The best description yet for hallway meetings

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People often say their best learning experiences don't come in breakouts or general sessions, but instead from the casual get-togethers in the hallways and lobbies. Stowe Boyd, in reference to one of these sessions at the ETech conference that he posted about on the Conferenza blog, described it so beautifully that I have to repeat it here:


    People were tired of the session shuffle, even if you could get into the sessions: they were packed. So, wildflowers were sprouting right in the middle of the formal garden.


The question for meeting planners is how to encourage that wild sprouting, even in the midst of the well-pruned roses.


Also, there's some fascinating reading in this Conferenza post about the TechDirt Greenhouse event. From what Shel Israel posts, it sounds like the organizers did some interesting things, format-wise.


    They even had one luminary speaker, Andy Kessler, a respected financial analyst and successful author, who advised the Web 2.0-focused audience on the essential needs for monetizing their good ideas. The remainder of the format involved very brief and informal presentations by Web 2.0 companies who were asking the audience to help them resolve specific problems.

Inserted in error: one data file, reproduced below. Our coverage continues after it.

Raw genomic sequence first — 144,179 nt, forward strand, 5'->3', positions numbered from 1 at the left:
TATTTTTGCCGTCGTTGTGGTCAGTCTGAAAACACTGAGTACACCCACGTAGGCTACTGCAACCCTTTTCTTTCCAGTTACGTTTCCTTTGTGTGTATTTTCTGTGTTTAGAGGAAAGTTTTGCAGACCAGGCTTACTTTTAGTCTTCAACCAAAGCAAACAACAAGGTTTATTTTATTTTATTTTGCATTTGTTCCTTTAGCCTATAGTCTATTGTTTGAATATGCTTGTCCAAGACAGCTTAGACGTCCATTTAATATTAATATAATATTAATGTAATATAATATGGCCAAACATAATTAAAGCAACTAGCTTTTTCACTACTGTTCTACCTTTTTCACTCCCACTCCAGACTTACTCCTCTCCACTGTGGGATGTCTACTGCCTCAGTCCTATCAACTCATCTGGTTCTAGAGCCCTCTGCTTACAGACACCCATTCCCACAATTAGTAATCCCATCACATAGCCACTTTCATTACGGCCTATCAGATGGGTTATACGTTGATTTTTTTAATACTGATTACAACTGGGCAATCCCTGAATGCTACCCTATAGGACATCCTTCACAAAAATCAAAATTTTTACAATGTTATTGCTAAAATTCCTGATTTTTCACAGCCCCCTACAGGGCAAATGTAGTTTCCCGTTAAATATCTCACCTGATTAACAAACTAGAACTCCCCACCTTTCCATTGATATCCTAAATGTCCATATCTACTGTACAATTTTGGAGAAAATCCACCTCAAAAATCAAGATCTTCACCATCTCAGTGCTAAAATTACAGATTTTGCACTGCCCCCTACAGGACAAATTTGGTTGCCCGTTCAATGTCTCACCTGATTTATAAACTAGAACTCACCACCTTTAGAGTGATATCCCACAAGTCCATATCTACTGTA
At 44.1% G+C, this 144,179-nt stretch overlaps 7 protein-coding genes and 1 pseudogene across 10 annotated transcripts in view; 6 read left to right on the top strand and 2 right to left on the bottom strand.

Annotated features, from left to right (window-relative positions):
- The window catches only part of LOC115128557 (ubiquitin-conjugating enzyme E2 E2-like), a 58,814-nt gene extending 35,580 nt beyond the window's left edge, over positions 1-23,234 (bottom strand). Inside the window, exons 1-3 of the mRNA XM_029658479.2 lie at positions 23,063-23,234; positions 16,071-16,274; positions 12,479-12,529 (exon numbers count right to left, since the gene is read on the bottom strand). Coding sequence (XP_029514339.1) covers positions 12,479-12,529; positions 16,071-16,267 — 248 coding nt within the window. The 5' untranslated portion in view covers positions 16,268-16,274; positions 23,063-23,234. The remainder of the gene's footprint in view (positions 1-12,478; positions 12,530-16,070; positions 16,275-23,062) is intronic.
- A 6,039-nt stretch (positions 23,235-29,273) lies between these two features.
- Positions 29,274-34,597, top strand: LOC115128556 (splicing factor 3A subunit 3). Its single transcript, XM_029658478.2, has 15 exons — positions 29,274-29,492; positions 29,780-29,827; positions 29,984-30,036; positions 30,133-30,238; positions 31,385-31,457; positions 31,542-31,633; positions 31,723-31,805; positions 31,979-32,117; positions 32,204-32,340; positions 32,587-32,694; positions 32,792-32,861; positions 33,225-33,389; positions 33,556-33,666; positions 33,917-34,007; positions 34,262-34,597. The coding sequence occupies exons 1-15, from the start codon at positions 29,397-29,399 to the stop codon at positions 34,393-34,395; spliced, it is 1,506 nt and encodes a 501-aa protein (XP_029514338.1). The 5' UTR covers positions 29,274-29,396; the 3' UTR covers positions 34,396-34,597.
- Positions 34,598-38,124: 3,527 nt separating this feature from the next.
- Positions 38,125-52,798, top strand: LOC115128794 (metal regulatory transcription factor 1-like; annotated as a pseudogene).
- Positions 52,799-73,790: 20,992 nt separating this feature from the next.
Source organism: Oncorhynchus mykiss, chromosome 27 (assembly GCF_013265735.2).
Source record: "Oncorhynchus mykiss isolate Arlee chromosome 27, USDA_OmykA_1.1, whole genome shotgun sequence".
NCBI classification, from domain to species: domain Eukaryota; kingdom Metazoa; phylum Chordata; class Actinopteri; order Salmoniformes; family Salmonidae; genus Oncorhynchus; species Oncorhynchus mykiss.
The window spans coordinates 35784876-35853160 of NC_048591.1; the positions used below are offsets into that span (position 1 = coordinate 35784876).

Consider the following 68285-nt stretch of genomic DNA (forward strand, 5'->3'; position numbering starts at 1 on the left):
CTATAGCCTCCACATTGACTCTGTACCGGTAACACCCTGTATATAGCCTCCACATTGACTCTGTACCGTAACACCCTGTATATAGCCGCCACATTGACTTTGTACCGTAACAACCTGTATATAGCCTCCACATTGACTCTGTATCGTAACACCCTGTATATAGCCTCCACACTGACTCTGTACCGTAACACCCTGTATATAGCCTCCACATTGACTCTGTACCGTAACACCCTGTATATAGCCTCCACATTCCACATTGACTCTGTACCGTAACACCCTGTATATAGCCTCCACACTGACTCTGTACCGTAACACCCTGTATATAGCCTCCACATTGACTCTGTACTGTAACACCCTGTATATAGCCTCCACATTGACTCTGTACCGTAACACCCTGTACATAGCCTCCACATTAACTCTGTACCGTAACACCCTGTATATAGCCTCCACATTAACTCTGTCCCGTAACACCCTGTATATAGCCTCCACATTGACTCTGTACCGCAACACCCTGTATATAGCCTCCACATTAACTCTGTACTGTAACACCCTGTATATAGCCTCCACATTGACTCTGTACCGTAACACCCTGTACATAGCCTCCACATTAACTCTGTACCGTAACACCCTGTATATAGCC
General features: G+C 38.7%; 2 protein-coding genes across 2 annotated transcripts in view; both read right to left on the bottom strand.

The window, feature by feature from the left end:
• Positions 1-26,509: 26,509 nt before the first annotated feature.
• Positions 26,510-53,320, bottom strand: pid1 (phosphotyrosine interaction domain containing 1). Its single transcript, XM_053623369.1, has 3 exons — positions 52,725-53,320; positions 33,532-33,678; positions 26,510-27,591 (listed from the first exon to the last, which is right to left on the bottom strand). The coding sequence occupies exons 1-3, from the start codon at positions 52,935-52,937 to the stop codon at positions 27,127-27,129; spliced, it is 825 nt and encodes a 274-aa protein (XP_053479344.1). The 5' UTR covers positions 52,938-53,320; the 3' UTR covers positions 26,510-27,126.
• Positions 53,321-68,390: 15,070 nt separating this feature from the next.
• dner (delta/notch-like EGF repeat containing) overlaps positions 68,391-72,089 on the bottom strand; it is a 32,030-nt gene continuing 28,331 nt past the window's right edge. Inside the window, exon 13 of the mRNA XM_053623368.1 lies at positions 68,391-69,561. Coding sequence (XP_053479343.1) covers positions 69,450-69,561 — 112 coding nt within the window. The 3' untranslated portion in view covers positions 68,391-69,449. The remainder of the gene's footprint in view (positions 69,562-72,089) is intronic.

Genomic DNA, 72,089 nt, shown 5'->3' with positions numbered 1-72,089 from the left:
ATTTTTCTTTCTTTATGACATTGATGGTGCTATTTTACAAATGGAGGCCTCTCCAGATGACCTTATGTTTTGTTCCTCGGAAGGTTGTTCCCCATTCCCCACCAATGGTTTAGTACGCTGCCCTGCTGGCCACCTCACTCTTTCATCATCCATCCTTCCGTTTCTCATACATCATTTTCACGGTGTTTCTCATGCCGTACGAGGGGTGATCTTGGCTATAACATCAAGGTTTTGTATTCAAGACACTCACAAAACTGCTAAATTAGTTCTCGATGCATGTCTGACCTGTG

After hearing several of them, the audience of about 50 would subdivided into small groups, where they would work on generating specific suggestions on how to resolve the problems. For example, I followed a company called Loomia, which described itself as a company that gets beyond search to give you relevance. The problem is that to accomplish this, they need to know something about your tastes and preferences and this leads to a privacy issue.


    I joined the breakout group headed by Tracy Sheridan who met with the Loomia founder and gave him armloads of constructive ideas on how the problem might be addressed or circumvented. When the group merged into the general assembly, Tracy’s representative read the list of suggestions we had come up with as did the other subcommittee heads.



It's similar to a structure I've been seeing more of lately in meeting planner association events, except, instead of having one pundit (or a panel of pundits) talk about something, then break the audience into small groups to further discuss the topic and report back, they used the wisdom of the crowd to come up with actual answers to specific problems. I love this!

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